- Learn to Say NO: Understand it’s totally okay to say no to things or take a break if you need it. Becoming an advocate for yourself and what you spend your time doing will give you the control to create balance in your life, whatever that means for you.
- Listen to Your Body and Mind: As simple as it may seem, sometimes we tend to bypass the signals our body and mind are trying to send us. Be kind to yourself and the cues your body and mind are giving you. If you don’t listen to these cues, you can end up feeling overwhelmed and burnt out. These may include exhaustion, irritability, anxiety, frequent colds/viruses, low confidence, not responding to friends/family, etc.
- Find an Activity that Makes YOU Feel Like YOU: Set time aside for a hobby you have, set time aside to start a hobby you want to try, set time aside for YOU. Even things like journaling, reading, meditating, or stretching can be ways to ground yourself and figure out what kind of balance you want in your life.
For more ways to incorporate balance in your life, check out these links:
Explore Your Wellness
If you are struggling to evaluate your own wellness, or are just interested in measuring the areas you would like to improve in, here is a quick activity you can do at home to measure how you’re doing between all eight dimensions of wellness: emotional, environmental, financial, spiritual, social, intellectual, physical, and occupational.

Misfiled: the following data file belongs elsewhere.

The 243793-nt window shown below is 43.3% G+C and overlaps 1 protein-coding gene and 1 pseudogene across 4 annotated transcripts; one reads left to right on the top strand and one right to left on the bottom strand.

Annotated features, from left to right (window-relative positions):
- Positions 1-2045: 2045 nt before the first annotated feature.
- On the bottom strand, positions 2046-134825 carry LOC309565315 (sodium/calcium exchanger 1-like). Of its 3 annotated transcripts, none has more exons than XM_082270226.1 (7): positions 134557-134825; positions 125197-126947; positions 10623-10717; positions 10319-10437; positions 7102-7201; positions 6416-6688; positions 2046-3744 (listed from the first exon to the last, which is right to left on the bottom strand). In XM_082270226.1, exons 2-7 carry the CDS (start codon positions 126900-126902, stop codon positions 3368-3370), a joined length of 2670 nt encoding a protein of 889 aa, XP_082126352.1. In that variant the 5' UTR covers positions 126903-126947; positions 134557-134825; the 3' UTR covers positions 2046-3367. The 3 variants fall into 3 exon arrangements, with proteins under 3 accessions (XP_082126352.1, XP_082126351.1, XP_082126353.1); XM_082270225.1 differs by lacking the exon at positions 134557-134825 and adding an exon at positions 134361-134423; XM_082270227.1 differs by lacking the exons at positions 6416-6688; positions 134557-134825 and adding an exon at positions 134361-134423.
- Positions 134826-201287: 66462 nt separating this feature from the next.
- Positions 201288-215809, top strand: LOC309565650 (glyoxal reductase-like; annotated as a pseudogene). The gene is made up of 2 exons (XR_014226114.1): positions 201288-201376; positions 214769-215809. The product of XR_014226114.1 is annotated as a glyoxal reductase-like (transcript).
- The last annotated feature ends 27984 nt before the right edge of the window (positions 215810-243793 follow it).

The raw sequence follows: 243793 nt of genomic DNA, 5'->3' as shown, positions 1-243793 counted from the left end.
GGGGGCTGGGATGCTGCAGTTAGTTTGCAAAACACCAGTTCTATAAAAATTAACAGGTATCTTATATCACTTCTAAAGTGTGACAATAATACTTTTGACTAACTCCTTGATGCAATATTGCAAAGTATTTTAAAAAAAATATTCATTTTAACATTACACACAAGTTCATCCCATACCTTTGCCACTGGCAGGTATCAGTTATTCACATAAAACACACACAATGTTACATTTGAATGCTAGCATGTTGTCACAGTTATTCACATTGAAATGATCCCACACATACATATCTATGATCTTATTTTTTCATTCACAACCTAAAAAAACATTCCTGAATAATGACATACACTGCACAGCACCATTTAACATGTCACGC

For this activity, all you will need is a piece of blank paper and a pen or a pencil. You can draw the diagram on the top (in second image of blog post) and make sure each section of the circle is labeled with the dimensions of wellness. Once you have the diagram drawn, rate how you’re feeling in each dimension by shading in each level (1= less well and 5= most well). Once you have it filled in, it should look something like the diagram on the bottom. You can use this tool to gauge how you’re feeling and reflect on what you might do really well in, but also some areas you might see room for improvement.
For more information on the eight dimensions of wellness, the Recreation & Wellness website has resources available on each dimension. You can also take this quiz to help you think a little bit more about each dimension (no score is given at the end).
Balance Takes Time
No matter where you are in your wellness journey, the key to balance is to be kind and patient with yourself. Changes and habits aren’t formed overnight and “achieving” balance is a long-term investment in yourself. Slow down, take a breath, and take some time to reflect on the types of balance that make you the happiest and feel like the best version of yourself.
Finding Balance at GVSU
This month, the Press Pause Campaign at Grand Valley is focused on Balance. If you are feeling overwhelmed and struggling to find balance in your life (whatever that means for you), Grand Valley has a variety of resources available for students. Recreation and Wellness offer Wellness Navigation, Wellness Coaching, and a monthly speaker series. The University Counseling Center also offers counseling services to GVSU students, free of charge.
By: Sofia Hessler, WIT Peer Educator
Posted by Katie Jourdan on Permanent link for What Does "Balance" Look Like? on April 7, 2022.